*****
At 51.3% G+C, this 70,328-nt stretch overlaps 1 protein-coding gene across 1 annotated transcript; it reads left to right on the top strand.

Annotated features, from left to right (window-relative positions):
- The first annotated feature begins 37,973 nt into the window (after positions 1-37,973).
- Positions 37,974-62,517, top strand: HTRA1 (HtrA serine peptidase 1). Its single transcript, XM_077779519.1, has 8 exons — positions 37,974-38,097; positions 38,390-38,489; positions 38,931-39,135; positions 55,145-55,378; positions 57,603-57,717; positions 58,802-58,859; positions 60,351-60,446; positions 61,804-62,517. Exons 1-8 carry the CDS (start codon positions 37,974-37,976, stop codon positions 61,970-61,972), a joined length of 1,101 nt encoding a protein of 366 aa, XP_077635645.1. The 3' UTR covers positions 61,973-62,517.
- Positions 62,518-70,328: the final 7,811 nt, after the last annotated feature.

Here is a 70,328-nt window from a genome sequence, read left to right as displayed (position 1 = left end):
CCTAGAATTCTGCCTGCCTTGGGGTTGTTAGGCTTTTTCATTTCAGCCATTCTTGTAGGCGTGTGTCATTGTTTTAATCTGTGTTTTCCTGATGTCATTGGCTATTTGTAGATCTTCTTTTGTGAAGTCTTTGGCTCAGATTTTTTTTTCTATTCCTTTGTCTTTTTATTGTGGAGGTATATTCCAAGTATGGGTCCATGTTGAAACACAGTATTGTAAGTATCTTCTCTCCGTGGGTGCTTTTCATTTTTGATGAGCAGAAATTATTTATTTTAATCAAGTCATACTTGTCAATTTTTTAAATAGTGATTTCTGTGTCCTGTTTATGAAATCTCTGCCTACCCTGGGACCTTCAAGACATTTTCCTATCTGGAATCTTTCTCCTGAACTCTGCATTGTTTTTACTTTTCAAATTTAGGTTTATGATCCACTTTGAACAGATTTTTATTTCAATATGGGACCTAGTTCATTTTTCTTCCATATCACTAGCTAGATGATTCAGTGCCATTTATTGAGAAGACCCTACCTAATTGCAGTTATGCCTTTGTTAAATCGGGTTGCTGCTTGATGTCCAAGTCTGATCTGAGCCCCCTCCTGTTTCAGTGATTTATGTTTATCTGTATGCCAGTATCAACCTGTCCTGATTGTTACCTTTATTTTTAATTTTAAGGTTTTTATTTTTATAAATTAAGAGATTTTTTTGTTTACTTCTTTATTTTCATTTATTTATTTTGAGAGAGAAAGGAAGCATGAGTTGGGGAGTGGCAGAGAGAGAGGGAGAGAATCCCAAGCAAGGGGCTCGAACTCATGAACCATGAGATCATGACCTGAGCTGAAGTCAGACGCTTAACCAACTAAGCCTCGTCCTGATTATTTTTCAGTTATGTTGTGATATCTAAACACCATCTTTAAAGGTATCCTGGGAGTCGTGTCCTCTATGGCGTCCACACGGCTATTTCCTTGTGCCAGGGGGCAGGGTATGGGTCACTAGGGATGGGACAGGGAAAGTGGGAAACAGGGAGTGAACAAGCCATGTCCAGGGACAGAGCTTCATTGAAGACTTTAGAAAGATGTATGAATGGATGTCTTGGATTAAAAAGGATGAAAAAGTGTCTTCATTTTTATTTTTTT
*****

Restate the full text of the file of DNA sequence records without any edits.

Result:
At 51.3% G+C, this 70,328-nt stretch overlaps 1 protein-coding gene across 1 annotated transcript; it reads left to right on the top strand.

Annotated features, from left to right (window-relative positions):
- The first annotated feature begins 37,973 nt into the window (after positions 1-37,973).
- Positions 37,974-62,517, top strand: HTRA1 (HtrA serine peptidase 1). Its single transcript, XM_077779519.1, has 8 exons — positions 37,974-38,097; positions 38,390-38,489; positions 38,931-39,135; positions 55,145-55,378; positions 57,603-57,717; positions 58,802-58,859; positions 60,351-60,446; positions 61,804-62,517. Exons 1-8 carry the CDS (start codon positions 37,974-37,976, stop codon positions 61,970-61,972), a joined length of 1,101 nt encoding a protein of 366 aa, XP_077635645.1. The 3' UTR covers positions 61,973-62,517.
- Positions 62,518-70,328: the final 7,811 nt, after the last annotated feature.

Here is a 70,328-nt window from a genome sequence, read left to right as displayed (position 1 = left end):
CCTAGAATTCTGCCTGCCTTGGGGTTGTTAGGCTTTTTCATTTCAGCCATTCTTGTAGGCGTGTGTCATTGTTTTAATCTGTGTTTTCCTGATGTCATTGGCTATTTGTAGATCTTCTTTTGTGAAGTCTTTGGCTCAGATTTTTTTTTCTATTCCTTTGTCTTTTTATTGTGGAGGTATATTCCAAGTATGGGTCCATGTTGAAACACAGTATTGTAAGTATCTTCTCTCCGTGGGTGCTTTTCATTTTTGATGAGCAGAAATTATTTATTTTAATCAAGTCATACTTGTCAATTTTTTAAATAGTGATTTCTGTGTCCTGTTTATGAAATCTCTGCCTACCCTGGGACCTTCAAGACATTTTCCTATCTGGAATCTTTCTCCTGAACTCTGCATTGTTTTTACTTTTCAAATTTAGGTTTATGATCCACTTTGAACAGATTTTTATTTCAATATGGGACCTAGTTCATTTTTCTTCCATATCACTAGCTAGATGATTCAGTGCCATTTATTGAGAAGACCCTACCTAATTGCAGTTATGCCTTTGTTAAATCGGGTTGCTGCTTGATGTCCAAGTCTGATCTGAGCCCCCTCCTGTTTCAGTGATTTATGTTTATCTGTATGCCAGTATCAACCTGTCCTGATTGTTACCTTTATTTTTAATTTTAAGGTTTTTATTTTTATAAATTAAGAGATTTTTTTGTTTACTTCTTTATTTTCATTTATTTATTTTGAGAGAGAAAGGAAGCATGAGTTGGGGAGTGGCAGAGAGAGAGGGAGAGAATCCCAAGCAAGGGGCTCGAACTCATGAACCATGAGATCATGACCTGAGCTGAAGTCAGACGCTTAACCAACTAAGCCTCGTCCTGATTATTTTTCAGTTATGTTGTGATATCTAAACACCATCTTTAAAGGTATCCTGGGAGTCGTGTCCTCTATGGCGTCCACACGGCTATTTCCTTGTGCCAGGGGGCAGGGTATGGGTCACTAGGGATGGGACAGGGAAAGTGGGAAACAGGGAGTGAACAAGCCATGTCCAGGGACAGAGCTTCATTGAAGACTTTAGAAAGATGTATGAATGGATGTCTTGGATTAAAAAGGATGAAAAAGTGTCTTCATTTTTATTTTTTT